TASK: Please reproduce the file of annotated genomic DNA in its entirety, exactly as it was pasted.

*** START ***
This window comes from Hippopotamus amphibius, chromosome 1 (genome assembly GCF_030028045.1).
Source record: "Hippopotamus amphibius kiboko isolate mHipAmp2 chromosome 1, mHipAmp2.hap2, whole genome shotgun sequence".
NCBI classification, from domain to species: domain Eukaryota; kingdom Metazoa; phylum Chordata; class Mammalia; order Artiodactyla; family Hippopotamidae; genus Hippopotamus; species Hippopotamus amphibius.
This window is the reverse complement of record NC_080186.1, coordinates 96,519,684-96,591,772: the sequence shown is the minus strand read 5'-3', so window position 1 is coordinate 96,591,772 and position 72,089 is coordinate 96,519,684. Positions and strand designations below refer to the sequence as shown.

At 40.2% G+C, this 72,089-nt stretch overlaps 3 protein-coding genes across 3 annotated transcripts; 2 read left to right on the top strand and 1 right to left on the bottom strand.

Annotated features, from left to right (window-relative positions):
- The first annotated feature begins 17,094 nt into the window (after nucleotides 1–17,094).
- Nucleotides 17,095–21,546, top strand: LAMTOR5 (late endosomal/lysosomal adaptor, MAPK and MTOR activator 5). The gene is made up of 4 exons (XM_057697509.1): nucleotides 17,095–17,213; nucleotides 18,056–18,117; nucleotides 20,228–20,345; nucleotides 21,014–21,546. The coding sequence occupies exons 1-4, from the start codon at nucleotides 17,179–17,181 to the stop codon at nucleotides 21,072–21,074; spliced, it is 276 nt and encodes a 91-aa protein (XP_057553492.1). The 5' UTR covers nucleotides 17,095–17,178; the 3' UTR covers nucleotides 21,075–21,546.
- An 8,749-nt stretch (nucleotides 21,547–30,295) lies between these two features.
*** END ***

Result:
This window comes from Hippopotamus amphibius, chromosome 1 (genome assembly GCF_030028045.1).
Source record: "Hippopotamus amphibius kiboko isolate mHipAmp2 chromosome 1, mHipAmp2.hap2, whole genome shotgun sequence".
NCBI classification, from domain to species: domain Eukaryota; kingdom Metazoa; phylum Chordata; class Mammalia; order Artiodactyla; family Hippopotamidae; genus Hippopotamus; species Hippopotamus amphibius.
This window is the reverse complement of record NC_080186.1, coordinates 96,519,684-96,591,772: the sequence shown is the minus strand read 5'-3', so window position 1 is coordinate 96,591,772 and position 72,089 is coordinate 96,519,684. Positions and strand designations below refer to the sequence as shown.

At 40.2% G+C, this 72,089-nt stretch overlaps 3 protein-coding genes across 3 annotated transcripts; 2 read left to right on the top strand and 1 right to left on the bottom strand.

Annotated features, from left to right (window-relative positions):
- The first annotated feature begins 17,094 nt into the window (after nucleotides 1–17,094).
- Nucleotides 17,095–21,546, top strand: LAMTOR5 (late endosomal/lysosomal adaptor, MAPK and MTOR activator 5). The gene is made up of 4 exons (XM_057697509.1): nucleotides 17,095–17,213; nucleotides 18,056–18,117; nucleotides 20,228–20,345; nucleotides 21,014–21,546. The coding sequence occupies exons 1-4, from the start codon at nucleotides 17,179–17,181 to the stop codon at nucleotides 21,072–21,074; spliced, it is 276 nt and encodes a 91-aa protein (XP_057553492.1). The 5' UTR covers nucleotides 17,095–17,178; the 3' UTR covers nucleotides 21,075–21,546.
- An 8,749-nt stretch (nucleotides 21,547–30,295) lies between these two features.